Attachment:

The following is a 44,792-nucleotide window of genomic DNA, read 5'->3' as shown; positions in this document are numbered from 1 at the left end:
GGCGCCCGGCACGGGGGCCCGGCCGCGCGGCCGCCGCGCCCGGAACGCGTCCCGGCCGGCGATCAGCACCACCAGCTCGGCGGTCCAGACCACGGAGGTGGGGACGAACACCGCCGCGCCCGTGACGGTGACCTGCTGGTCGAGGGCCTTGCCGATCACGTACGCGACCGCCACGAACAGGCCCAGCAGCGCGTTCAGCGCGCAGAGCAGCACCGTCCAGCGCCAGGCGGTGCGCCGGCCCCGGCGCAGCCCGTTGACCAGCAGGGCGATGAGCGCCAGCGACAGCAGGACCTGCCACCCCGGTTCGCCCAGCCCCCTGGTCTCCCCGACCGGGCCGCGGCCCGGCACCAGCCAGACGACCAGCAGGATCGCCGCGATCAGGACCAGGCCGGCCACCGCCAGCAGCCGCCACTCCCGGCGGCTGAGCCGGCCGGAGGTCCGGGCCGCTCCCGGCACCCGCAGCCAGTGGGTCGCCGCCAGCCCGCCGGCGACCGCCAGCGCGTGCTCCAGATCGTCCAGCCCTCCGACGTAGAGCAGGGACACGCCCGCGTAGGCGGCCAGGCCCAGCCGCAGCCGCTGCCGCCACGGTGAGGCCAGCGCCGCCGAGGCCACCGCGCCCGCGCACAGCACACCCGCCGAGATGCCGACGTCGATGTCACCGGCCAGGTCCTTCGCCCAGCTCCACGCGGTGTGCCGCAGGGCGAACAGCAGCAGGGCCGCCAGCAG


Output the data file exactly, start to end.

The following is a 44,792-nucleotide window of genomic DNA, read 5'->3' as shown; positions in this document are numbered from 1 at the left end:
GGCGCCCGGCACGGGGGCCCGGCCGCGCGGCCGCCGCGCCCGGAACGCGTCCCGGCCGGCGATCAGCACCACCAGCTCGGCGGTCCAGACCACGGAGGTGGGGACGAACACCGCCGCGCCCGTGACGGTGACCTGCTGGTCGAGGGCCTTGCCGATCACGTACGCGACCGCCACGAACAGGCCCAGCAGCGCGTTCAGCGCGCAGAGCAGCACCGTCCAGCGCCAGGCGGTGCGCCGGCCCCGGCGCAGCCCGTTGACCAGCAGGGCGATGAGCGCCAGCGACAGCAGGACCTGCCACCCCGGTTCGCCCAGCCCCCTGGTCTCCCCGACCGGGCCGCGGCCCGGCACCAGCCAGACGACCAGCAGGATCGCCGCGATCAGGACCAGGCCGGCCACCGCCAGCAGCCGCCACTCCCGGCGGCTGAGCCGGCCGGAGGTCCGGGCCGCTCCCGGCACCCGCAGCCAGTGGGTCGCCGCCAGCCCGCCGGCGACCGCCAGCGCGTGCTCCAGATCGTCCAGCCCTCCGACGTAGAGCAGGGACACGCCCGCGTAGGCGGCCAGGCCCAGCCGCAGCCGCTGCCGCCACGGTGAGGCCAGCGCCGCCGAGGCCACCGCGCCCGCGCACAGCACACCCGCCGAGATGCCGACGTCGATGTCACCGGCCAGGTCCTTCGCCCAGCTCCACGCGGTGTGCCGCAGGGCGAACAGCAGCAGGGCCGCCAGCAG